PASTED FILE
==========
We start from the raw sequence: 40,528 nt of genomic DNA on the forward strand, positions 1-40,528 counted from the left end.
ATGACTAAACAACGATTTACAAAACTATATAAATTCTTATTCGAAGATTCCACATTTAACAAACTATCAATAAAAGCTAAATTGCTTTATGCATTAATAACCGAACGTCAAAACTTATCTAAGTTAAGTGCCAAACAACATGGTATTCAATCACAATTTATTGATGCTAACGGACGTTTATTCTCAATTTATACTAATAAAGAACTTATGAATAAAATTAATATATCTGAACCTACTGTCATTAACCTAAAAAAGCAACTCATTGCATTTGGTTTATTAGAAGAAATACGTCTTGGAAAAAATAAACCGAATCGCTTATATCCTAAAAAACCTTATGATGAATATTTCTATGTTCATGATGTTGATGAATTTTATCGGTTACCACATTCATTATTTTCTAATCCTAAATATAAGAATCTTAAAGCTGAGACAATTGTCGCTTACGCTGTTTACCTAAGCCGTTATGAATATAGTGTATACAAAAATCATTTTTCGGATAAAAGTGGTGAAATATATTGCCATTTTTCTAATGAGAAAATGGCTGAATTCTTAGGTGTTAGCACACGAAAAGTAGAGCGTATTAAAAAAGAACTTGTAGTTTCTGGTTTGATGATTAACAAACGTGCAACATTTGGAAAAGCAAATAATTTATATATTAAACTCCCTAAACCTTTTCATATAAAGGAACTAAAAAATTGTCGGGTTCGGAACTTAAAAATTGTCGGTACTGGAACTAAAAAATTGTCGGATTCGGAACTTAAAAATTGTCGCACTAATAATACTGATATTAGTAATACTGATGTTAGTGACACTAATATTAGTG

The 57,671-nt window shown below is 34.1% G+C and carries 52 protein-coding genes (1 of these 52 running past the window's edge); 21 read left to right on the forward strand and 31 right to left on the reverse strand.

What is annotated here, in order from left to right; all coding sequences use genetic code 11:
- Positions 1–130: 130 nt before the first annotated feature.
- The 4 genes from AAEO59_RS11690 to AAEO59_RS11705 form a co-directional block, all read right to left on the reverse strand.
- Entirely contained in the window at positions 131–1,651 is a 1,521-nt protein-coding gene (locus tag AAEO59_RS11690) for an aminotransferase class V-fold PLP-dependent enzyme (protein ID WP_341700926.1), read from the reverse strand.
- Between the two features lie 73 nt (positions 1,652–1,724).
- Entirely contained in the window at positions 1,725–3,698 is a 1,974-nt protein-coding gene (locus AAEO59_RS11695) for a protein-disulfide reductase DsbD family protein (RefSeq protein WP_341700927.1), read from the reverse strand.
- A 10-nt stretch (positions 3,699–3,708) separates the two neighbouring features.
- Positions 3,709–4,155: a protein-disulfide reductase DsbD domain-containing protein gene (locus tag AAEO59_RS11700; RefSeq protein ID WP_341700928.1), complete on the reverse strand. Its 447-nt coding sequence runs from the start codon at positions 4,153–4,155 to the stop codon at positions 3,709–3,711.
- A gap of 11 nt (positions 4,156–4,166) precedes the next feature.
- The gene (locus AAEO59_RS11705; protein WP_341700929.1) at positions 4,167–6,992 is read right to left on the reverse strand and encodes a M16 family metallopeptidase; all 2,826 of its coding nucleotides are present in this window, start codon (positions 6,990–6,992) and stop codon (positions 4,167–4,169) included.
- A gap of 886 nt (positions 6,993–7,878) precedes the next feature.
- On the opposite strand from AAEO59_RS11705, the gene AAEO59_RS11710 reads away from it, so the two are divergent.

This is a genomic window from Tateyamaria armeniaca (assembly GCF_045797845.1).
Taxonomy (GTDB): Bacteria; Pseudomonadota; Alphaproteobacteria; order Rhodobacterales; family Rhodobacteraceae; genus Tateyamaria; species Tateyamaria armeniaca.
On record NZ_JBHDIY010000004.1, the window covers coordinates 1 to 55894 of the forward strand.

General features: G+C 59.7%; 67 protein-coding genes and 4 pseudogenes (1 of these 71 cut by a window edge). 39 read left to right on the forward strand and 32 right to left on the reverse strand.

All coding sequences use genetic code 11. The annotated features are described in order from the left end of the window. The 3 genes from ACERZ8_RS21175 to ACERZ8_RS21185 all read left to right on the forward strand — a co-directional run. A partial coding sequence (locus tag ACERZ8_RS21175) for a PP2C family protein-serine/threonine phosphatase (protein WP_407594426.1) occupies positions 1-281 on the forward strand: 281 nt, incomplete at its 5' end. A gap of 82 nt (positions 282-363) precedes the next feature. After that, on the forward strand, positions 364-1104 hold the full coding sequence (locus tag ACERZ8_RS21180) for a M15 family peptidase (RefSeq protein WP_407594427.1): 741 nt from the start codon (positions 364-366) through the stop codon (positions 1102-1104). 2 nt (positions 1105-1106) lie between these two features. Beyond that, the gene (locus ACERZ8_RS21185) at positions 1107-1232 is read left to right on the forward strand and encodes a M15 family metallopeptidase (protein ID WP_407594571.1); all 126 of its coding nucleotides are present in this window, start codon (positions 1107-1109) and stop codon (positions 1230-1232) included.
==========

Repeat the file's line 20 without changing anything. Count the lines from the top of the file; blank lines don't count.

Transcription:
All coding sequences use genetic code 11. The annotated features are described in order from the left end of the window. The 3 genes from ACERZ8_RS21175 to ACERZ8_RS21185 all read left to right on the forward strand — a co-directional run. A partial coding sequence (locus tag ACERZ8_RS21175) for a PP2C family protein-serine/threonine phosphatase (protein WP_407594426.1) occupies positions 1-281 on the forward strand: 281 nt, incomplete at its 5' end. A gap of 82 nt (positions 282-363) precedes the next feature. After that, on the forward strand, positions 364-1104 hold the full coding sequence (locus tag ACERZ8_RS21180) for a M15 family peptidase (RefSeq protein WP_407594427.1): 741 nt from the start codon (positions 364-366) through the stop codon (positions 1102-1104). 2 nt (positions 1105-1106) lie between these two features. Beyond that, the gene (locus ACERZ8_RS21185) at positions 1107-1232 is read left to right on the forward strand and encodes a M15 family metallopeptidase (protein ID WP_407594571.1); all 126 of its coding nucleotides are present in this window, start codon (positions 1107-1109) and stop codon (positions 1230-1232) included.